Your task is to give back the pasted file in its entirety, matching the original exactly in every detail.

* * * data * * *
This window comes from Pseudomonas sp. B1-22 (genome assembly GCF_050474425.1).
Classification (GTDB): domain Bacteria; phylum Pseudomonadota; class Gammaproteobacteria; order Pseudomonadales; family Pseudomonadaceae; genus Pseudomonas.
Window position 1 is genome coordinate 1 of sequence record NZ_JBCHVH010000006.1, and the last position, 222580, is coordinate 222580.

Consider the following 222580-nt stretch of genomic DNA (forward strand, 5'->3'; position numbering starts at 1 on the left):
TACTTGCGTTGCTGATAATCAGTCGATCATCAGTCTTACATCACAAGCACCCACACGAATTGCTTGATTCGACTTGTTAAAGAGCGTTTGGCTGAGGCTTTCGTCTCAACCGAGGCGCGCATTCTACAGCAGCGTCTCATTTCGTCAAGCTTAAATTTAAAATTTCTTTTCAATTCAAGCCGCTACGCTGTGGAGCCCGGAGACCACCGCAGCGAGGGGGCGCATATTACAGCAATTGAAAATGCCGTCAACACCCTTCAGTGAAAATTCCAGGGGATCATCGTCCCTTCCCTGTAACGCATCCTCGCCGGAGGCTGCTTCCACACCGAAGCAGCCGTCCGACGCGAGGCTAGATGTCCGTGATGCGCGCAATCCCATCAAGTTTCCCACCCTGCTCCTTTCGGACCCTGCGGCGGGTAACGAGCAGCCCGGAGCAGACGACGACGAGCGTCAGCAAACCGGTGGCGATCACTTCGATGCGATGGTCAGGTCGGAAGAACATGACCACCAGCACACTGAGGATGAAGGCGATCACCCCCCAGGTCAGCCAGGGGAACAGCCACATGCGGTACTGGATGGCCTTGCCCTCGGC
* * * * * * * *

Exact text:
This window comes from Pseudomonas sp. B1-22 (genome assembly GCF_050474425.1).
Classification (GTDB): domain Bacteria; phylum Pseudomonadota; class Gammaproteobacteria; order Pseudomonadales; family Pseudomonadaceae; genus Pseudomonas.
Window position 1 is genome coordinate 1 of sequence record NZ_JBCHVH010000006.1, and the last position, 222580, is coordinate 222580.

Consider the following 222580-nt stretch of genomic DNA (forward strand, 5'->3'; position numbering starts at 1 on the left):
TACTTGCGTTGCTGATAATCAGTCGATCATCAGTCTTACATCACAAGCACCCACACGAATTGCTTGATTCGACTTGTTAAAGAGCGTTTGGCTGAGGCTTTCGTCTCAACCGAGGCGCGCATTCTACAGCAGCGTCTCATTTCGTCAAGCTTAAATTTAAAATTTCTTTTCAATTCAAGCCGCTACGCTGTGGAGCCCGGAGACCACCGCAGCGAGGGGGCGCATATTACAGCAATTGAAAATGCCGTCAACACCCTTCAGTGAAAATTCCAGGGGATCATCGTCCCTTCCCTGTAACGCATCCTCGCCGGAGGCTGCTTCCACACCGAAGCAGCCGTCCGACGCGAGGCTAGATGTCCGTGATGCGCGCAATCCCATCAAGTTTCCCACCCTGCTCCTTTCGGACCCTGCGGCGGGTAACGAGCAGCCCGGAGCAGACGACGACGAGCGTCAGCAAACCGGTGGCGATCACTTCGATGCGATGGTCAGGTCGGAAGAACATGACCACCAGCACACTGAGGATGAAGGCGATCACCCCCCAGGTCAGCCAGGGGAACAGCCACATGCGGTACTGGATGGCCTTGCCCTCGGC